#BandTogether campaign calls for fair pay that includes streaming residuals
HOLLYWOOD, CA (Oct. 12, 2019) — Early on Saturday morning, dozens of musicians loaded into open-top tour buses and delivered a traveling musical performance outside the homes of major film and television studio executives living in the most exclusive neighborhoods in Los Angeles, calling for fair pay that includes streaming residuals.
Members of the American Federation of Musicians across the nation have ramped up efforts of their grassroots #BandTogether campaign to protect their livelihoods in the era of new media. As television and film production move to supply streaming platforms like Netflix, Hulu and Disney+, the studios are refusing to provide fair compensation to musicians. While streaming residuals are granted to actors, singers, writers and others in the industry, the studios maintain that there is no money available for musicians.
Recording musicians, like actors, writers, and directors, rely on profit-sharing to stabilize income from a notoriously unstable source, the entertainment industry. Residuals make up, on average, between 50-75% of studio musicians’ total income. Producers were willing to make a streaming residuals deal with SAG-AFTRA, WGA and DGA, but want to exclude the musical artists who contribute so much to the soul of a show or film. Musicians are asking for respect for our art, and for a wage model that allows us to keep living and working in this industry.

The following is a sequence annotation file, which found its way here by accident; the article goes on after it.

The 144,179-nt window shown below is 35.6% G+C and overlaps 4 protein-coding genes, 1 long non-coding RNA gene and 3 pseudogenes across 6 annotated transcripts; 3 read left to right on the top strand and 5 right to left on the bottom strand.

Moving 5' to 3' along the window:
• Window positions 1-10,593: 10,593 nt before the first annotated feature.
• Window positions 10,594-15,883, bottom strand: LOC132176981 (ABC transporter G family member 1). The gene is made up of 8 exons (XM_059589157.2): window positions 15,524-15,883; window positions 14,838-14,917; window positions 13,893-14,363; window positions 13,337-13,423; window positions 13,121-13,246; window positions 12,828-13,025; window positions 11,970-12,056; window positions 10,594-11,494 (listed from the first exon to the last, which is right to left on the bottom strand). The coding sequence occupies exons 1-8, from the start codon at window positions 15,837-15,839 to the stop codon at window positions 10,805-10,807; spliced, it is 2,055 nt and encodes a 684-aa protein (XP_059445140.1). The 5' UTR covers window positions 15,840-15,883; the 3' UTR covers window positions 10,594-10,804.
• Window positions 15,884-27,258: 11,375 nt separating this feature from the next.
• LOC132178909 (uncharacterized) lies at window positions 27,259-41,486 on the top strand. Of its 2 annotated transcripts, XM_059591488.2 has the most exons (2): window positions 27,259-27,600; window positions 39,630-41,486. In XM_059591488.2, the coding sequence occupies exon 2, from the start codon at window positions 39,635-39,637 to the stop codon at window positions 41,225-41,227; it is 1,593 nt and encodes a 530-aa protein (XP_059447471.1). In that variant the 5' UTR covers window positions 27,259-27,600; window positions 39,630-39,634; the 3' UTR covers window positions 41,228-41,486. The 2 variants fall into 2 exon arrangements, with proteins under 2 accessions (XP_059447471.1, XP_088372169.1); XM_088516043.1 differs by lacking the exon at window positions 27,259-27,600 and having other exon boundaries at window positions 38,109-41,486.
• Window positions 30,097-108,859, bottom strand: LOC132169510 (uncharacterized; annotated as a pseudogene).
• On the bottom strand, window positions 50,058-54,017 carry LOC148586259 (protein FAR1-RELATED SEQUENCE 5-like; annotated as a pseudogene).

Highly profitable companies like Disney, which earned an estimated $59.43 billion last year, are demanding that musicians die a slow death: watching traditional sources of income disappear, while streaming generates prosperity for everyone but musicians.
The #BandTogether movement has earned support from legislators including Rep. Adam Schiff, Rep. Ted Lieu and Rep. Brad Sherman; from other guilds and unions including SAG-AFTRA, WGA West and UTLA; and leading composers, producers and directors including Quincy Jones, J.J. Abrams, Pinar Toprak, Randy Newman, Hans Zimmer, Justin Hurwitz, Damien Chazelle, John Williams, and many more.
“I cherish my relationship with the family of musicians in Los Angeles,” said Quincy Jones. “It is a bond built on respect and admiration for their talent and for their dedication to the work we have done on film and television soundtracks over so many years. They have my full support in upcoming negotiations with major studios because it is important that we keep the film and television music industry strong and vital — and here in Hollywood.”
The current contract expires Nov. 14. The musicians, represented by the American Federation of Musicians, resume negotiations next week at the Alliance of Motion Picture and Television Producers offices.